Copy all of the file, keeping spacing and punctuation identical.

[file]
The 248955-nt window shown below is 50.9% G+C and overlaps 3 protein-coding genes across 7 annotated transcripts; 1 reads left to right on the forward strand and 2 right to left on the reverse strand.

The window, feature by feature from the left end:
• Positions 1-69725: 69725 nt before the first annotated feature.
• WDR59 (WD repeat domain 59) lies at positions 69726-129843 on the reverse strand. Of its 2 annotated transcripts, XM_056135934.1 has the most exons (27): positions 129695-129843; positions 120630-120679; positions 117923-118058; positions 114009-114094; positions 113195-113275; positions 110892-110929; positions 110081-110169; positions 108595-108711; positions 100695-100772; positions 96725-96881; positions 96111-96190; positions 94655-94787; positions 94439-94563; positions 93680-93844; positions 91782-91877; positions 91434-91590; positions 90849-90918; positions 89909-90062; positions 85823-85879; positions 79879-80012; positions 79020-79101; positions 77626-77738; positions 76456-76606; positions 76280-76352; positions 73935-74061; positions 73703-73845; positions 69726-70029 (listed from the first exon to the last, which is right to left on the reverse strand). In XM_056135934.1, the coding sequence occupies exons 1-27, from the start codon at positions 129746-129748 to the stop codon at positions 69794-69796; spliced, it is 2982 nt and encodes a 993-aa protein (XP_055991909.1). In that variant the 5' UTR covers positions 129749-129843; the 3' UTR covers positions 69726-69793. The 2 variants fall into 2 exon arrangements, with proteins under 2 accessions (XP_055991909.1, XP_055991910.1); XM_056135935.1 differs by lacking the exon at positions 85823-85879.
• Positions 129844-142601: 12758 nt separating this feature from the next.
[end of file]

The 248955-nt window shown below is 50.9% G+C and overlaps 3 protein-coding genes across 7 annotated transcripts; 1 reads left to right on the forward strand and 2 right to left on the reverse strand.

The window, feature by feature from the left end:
• Positions 1-69725: 69725 nt before the first annotated feature.
• WDR59 (WD repeat domain 59) lies at positions 69726-129843 on the reverse strand. Of its 2 annotated transcripts, XM_056135934.1 has the most exons (27): positions 129695-129843; positions 120630-120679; positions 117923-118058; positions 114009-114094; positions 113195-113275; positions 110892-110929; positions 110081-110169; positions 108595-108711; positions 100695-100772; positions 96725-96881; positions 96111-96190; positions 94655-94787; positions 94439-94563; positions 93680-93844; positions 91782-91877; positions 91434-91590; positions 90849-90918; positions 89909-90062; positions 85823-85879; positions 79879-80012; positions 79020-79101; positions 77626-77738; positions 76456-76606; positions 76280-76352; positions 73935-74061; positions 73703-73845; positions 69726-70029 (listed from the first exon to the last, which is right to left on the reverse strand). In XM_056135934.1, the coding sequence occupies exons 1-27, from the start codon at positions 129746-129748 to the stop codon at positions 69794-69796; spliced, it is 2982 nt and encodes a 993-aa protein (XP_055991909.1). In that variant the 5' UTR covers positions 129749-129843; the 3' UTR covers positions 69726-69793. The 2 variants fall into 2 exon arrangements, with proteins under 2 accessions (XP_055991909.1, XP_055991910.1); XM_056135935.1 differs by lacking the exon at positions 85823-85879.
• Positions 129844-142601: 12758 nt separating this feature from the next.